The New York Times put together the "Budget Puzzle: You Fix the Budget" back in November. It's language and setup seems to be arguing that it simply can't be done well without at least some tax increases. Somehow, I managed to overcome the shortfalls without one single new tax. My method for this was simple. I had my copy of the Constitution open on the desk. For each point, I attempted to find justification in the Constitution. If I could not find it, I cut as much as possible from it. If I could find justification, I looked at effectiveness, cost-benefit relationship, and strength of justification. Only if all three were strong did I keep it. Lo and behold, by the time I reached the taxes section, I had overcome the shortcomings.
I have one complaint about this app beyond the biased language at places. It didn't allow me to cut enough. It allowed me to raise eligible ages for Medicare and Social Security, when I would prefer to remove them both entirely. It offered reduction of the Federal Workforce by 10%. I can't say for certain, but I get the feeling that justified cuts are more along the order of 70%.
Making this government effective again is really pretty simple. 223 years ago, some of the smartest men of the time sat down together for a convention, and figured out how to do all this. Additionally, by their actions, they rendered anything else illegal. This confuses me then. We figured this out already. Why are we still having these kinds of problems?
I don't care about "wouldn't it be nice if..." I don't care about "We just have to do...." I care about what will work, and what is allowed and mandated by the Constitution. We as a nation failed when we tried to ignore the constitution. It was the only thing standing between us and total collapse. We chose this. If we don't see dramatic reform in the next few years, returning us to the Constitution, we will fail. What then are the odds of those changes happening?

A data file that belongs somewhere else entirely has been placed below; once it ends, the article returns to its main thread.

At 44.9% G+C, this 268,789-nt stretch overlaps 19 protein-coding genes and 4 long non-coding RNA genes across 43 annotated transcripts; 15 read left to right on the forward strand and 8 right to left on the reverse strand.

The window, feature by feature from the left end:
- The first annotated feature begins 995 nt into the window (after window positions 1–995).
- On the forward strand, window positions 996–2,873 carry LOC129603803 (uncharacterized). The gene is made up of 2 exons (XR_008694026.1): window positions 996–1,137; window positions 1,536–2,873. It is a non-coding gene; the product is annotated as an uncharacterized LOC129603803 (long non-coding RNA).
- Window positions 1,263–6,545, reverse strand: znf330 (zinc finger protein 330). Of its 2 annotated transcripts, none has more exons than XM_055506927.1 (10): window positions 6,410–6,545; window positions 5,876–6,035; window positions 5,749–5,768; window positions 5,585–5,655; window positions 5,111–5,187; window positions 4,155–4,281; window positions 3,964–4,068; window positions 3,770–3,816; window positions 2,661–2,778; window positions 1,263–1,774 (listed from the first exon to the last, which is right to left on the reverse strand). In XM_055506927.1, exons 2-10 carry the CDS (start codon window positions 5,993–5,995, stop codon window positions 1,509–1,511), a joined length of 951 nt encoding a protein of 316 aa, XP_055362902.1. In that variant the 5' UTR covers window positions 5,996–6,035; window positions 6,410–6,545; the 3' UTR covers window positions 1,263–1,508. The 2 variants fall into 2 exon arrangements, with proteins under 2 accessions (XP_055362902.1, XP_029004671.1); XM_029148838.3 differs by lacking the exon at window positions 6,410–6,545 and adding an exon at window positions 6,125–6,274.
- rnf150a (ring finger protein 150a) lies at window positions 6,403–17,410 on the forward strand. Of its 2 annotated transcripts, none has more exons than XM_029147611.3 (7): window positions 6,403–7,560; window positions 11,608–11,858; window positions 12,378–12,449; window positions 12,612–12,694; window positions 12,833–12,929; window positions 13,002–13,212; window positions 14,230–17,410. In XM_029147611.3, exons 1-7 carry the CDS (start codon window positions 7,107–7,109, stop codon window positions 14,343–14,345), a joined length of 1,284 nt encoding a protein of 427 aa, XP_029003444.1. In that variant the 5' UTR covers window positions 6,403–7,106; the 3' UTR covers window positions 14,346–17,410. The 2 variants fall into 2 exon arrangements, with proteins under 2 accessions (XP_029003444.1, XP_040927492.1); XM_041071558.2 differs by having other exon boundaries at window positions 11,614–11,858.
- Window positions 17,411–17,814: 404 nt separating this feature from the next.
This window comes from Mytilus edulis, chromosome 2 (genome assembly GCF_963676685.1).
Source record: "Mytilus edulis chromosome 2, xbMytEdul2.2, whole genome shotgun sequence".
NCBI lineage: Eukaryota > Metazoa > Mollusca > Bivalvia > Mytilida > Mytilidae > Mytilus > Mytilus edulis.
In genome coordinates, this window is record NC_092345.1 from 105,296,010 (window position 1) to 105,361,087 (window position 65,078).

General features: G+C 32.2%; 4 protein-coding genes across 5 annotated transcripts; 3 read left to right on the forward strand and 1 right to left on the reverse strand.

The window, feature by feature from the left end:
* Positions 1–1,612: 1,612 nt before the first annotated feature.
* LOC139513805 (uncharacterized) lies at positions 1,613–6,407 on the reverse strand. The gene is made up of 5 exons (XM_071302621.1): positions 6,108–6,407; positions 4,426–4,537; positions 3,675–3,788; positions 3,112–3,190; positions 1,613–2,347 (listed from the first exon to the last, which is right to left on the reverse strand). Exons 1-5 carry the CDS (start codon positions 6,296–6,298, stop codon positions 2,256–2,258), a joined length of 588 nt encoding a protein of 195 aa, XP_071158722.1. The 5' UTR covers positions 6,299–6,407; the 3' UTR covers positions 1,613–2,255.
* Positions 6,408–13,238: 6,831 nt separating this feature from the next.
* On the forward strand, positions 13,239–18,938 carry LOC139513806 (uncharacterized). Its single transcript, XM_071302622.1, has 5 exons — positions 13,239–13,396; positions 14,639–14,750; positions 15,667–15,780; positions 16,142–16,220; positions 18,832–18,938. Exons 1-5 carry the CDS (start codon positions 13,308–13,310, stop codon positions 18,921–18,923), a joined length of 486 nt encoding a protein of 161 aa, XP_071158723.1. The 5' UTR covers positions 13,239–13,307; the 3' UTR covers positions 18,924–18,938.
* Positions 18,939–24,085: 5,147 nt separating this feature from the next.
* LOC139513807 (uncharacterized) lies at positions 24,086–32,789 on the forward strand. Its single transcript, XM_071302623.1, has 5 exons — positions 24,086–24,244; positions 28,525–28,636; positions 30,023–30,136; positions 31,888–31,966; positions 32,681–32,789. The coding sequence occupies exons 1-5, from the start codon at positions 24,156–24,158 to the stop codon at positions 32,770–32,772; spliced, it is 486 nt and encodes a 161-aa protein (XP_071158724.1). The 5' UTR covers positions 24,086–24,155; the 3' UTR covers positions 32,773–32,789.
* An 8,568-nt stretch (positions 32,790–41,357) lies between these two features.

I despair for the future of this country. I really do.
Apologies for the unusual style, blogger seems to be petulant today.
Sunday, February 13, 2011
The funny thing about it is that it simply didn't feel that cold today. As such, I spent a good portion of the day outside. I don't really have anything to say here, but it's blog-a-day, even when I miss one here and there.
OH one thing I do have to say, welcome to the readers from MArooned, where JayG was so kind as to add me to his blogroll. Come on in, pull up a chair and stay a while.
Friday, February 11, 2011
One of my more unusual purchases was a Pygmy Pufferfish. This little fish is the most fascinating hunter I have ever seen, which is odd when one considers that he is less than an inch long. Considering he is a molluskivore, I stocked his tank with snails and let them run for a couple weeks. He has already dramatically thinned the population.
As I write this, I am watching him try to work his way into a particularly obstinate ramshorn. This snail is quite literally the size of his head, and not inclined towards being eaten. It is honestly as fierce a battle as a snail can be engaged in, at least until he gives up and wanders away in search of easier prey. (I actually rather appreciate this, as that snail is one of three breeding size)
I will see if I can get a video of his hunting style at some point. It's really quite fascinating.
The shrimp are most interesting after the light goes out. All three are slowly working their way across the back wall of the tank carefully picking off bits of algae that a scrubber didn't touch. They also seem to be able to stick to anything, in this case, sheet glass.
The danios have an interesting temperament change with the lights out. During the lights on, they all scatter about the tank, generally having a good time and not schooling even remotely. Lights out, and they are all arranged around the biggest one, moving in perfect unison around the tank.
The ram is just fun. Little skittish for the moment, but quickly realizing she's the biggest thing in the tank, and enjoying the associated immunities.
The cories are all three determinedly trying to get underneath one of the fake plants. I must only assume there's some tasty morsel down there. It is odd behavior for cats, and I will be curious to see how it ends.
It's 5 minutes to midnight, but I blogged today. Acclimating fish kinda sucks. Especially with 14 fish across four tanks in two different buildings. Geh. I don't wanna do that again. This week at least.
I need a bigger tank.